Life Chain demonstration against abortion gives Bloomington annual test of its ‘digital divide’

On Sunday, the reaction to the annual Life Chain demonstration against abortion, from motorists along Bloomington’s 3rd Street, could be measured in the difference between the digits of the human hand—a thumb turned up in approval, versus the middle finger turned skyward in scorn.

That’s what one local organizer of the event, Carole Canfield, calls the annual “digital divide” that is provoked by the demonstration.

It’s part of a national Life Chain demonstration, which is an annual event that started in 1987.

Clusters of people, in some cases families, were gathered along 3rd Street heading west into town, holding signs reading “Stop Abortion Now,” “Abortion Kills Children,” “Adoption: Loving Option,” and other similar statements.

Canfield spoke with the B Square at St. Charles Catholic Church, at 3rd and High streets. She handed off the organization of the local event last year to Clinton Mahoney. This year she helped hand out signs for those who were participating in the demonstration.  It’s described as a silent and prayerful occasion, when people stand for their opposition to abortion and their goal to end all abortions.

In the last year and a half, the legislative and judicial momentum, both nationally and in the state of Indiana, has swung against lawful abortions. A law banning most abortions in the state, known as SB1,  was enacted by Indiana’s legislature in a special session held in 2022. That came shortly after the Dobbs ruling by the US Supreme Court, which overturned Roe v. Wade.

Earlier this year, Indiana’s Supreme Court issued a ruling that vacated a preliminary injunction against enforcement of SB1—in a lawsuit that was filed by Planned Parenthood in Monroe County’s circuit court.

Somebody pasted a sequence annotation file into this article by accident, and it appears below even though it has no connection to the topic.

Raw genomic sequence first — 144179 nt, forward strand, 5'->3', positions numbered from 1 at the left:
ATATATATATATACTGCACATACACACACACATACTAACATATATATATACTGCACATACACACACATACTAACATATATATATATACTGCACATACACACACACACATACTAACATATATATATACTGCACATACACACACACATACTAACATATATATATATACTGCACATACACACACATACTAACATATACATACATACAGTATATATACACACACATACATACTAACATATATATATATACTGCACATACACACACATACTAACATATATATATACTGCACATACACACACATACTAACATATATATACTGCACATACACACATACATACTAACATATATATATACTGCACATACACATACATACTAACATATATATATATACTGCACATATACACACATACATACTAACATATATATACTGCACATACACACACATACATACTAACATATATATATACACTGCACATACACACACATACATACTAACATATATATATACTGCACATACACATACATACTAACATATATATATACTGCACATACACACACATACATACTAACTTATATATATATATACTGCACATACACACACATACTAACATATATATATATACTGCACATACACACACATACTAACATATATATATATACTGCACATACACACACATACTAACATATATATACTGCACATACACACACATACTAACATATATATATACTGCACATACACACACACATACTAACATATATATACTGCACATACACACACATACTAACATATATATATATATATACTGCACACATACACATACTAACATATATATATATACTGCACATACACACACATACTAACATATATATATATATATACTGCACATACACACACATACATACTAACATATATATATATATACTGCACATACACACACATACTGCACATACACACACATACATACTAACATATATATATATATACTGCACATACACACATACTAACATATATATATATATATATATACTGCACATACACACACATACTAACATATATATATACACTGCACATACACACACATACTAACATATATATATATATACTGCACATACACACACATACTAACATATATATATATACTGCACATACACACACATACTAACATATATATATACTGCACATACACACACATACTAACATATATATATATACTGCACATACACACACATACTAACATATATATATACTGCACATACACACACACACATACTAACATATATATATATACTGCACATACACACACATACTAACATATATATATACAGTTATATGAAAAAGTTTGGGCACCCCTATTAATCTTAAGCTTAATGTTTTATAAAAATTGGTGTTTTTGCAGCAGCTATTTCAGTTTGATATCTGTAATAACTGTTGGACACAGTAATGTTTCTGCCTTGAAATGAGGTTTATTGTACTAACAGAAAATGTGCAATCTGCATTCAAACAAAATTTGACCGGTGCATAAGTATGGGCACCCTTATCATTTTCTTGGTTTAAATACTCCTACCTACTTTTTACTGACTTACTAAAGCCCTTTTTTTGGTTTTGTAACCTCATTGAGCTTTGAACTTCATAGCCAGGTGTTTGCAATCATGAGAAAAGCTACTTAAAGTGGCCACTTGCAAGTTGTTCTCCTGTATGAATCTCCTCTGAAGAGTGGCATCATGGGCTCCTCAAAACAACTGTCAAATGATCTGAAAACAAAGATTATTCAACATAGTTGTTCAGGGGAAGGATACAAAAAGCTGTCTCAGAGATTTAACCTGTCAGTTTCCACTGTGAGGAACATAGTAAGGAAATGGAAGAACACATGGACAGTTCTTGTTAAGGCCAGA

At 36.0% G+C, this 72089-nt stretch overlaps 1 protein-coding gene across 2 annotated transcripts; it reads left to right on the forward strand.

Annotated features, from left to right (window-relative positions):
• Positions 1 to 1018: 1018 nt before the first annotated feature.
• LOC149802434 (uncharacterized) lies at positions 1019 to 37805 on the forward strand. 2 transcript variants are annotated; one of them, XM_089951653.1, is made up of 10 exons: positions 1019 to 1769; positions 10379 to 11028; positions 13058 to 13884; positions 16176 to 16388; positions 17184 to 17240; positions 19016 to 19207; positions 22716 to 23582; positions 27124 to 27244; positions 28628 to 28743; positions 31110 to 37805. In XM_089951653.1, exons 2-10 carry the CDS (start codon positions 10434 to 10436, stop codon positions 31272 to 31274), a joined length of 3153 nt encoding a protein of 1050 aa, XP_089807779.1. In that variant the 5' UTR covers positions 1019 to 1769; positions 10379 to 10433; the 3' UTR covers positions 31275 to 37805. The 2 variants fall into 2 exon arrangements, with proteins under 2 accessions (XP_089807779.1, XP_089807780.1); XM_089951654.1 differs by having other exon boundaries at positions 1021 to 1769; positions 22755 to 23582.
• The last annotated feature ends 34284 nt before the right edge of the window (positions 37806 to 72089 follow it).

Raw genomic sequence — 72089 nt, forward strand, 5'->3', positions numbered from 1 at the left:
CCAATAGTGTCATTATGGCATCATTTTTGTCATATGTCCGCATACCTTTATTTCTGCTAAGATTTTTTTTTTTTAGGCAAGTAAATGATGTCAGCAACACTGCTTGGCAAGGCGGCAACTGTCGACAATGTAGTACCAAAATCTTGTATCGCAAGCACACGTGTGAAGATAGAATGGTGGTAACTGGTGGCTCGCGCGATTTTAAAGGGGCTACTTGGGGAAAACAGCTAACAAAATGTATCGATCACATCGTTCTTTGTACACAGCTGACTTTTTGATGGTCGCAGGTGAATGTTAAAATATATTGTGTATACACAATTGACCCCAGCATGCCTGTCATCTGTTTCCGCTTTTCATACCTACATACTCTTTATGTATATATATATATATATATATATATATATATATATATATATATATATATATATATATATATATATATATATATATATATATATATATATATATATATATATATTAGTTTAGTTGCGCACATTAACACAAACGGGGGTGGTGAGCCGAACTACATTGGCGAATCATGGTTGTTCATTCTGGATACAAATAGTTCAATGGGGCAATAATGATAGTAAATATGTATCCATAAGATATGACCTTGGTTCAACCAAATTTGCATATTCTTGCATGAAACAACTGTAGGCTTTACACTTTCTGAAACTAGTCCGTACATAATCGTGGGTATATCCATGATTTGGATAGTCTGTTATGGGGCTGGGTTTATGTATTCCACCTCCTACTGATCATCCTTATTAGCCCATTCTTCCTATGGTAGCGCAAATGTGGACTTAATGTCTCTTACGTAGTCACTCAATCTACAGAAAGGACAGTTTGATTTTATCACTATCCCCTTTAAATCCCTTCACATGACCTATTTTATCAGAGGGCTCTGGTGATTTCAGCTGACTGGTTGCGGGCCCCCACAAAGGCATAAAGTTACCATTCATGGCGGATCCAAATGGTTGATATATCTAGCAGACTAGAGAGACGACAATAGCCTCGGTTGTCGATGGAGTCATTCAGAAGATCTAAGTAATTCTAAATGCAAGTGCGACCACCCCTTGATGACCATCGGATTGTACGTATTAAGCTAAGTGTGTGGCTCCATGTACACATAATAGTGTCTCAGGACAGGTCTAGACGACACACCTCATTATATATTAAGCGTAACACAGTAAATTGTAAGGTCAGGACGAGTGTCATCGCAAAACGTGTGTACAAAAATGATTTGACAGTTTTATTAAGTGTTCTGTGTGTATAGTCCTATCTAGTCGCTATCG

That decision prompted a protest on the Monroe County courthouse lawn on the last day of July.

Sunday’s temperatures were in the low 80s, with clear skies. Canfield told The B Square that up to that point on Sunday, reaction from motorists was not unusual compared to what it typically is—some tap their horns in support, others give a thumbs up, and some give a thumbs down or a middle finger.

Walking the 3rd Street route, The B Square confirmed the digital divide as described by Candfield. One woman gave a thumbs down gesture and yelled out her open car window: “Boooo!” A young man yelled out the window, “I’m pro-abortion!”

Some motorists tapped their horns and waved their support of the demonstrators.

Residents of a house near the intersection of Rose Avenue and 3rd Street set up a kind of counter demonstration on their porch. They posted a sign that read “My Body, My Choice.”

Across from the Indiana University campus, standing on the south side of 3rd Street, a young man who gave his name as Mike, was holding a sign for the westbound traffic that read: “Life—the most inalienable right.”

As she was walking east, on the north side of 3rd Street, a woman looked up, spotted Mike with his sign, and without breaking stride, called out: “You know abortion is healthcare, right? And as a man you should have absolutely no fucking say in what women do.” From across the street, Mike did not engage, and she continued on her way.

The annual Life Chain, Canfield told The B Square, does not typically provoke a lot of confrontation. But Canfield said things could get “spicier” in January next year, when the Rally for Life will be on the lawn of the Monroe County courthouse.

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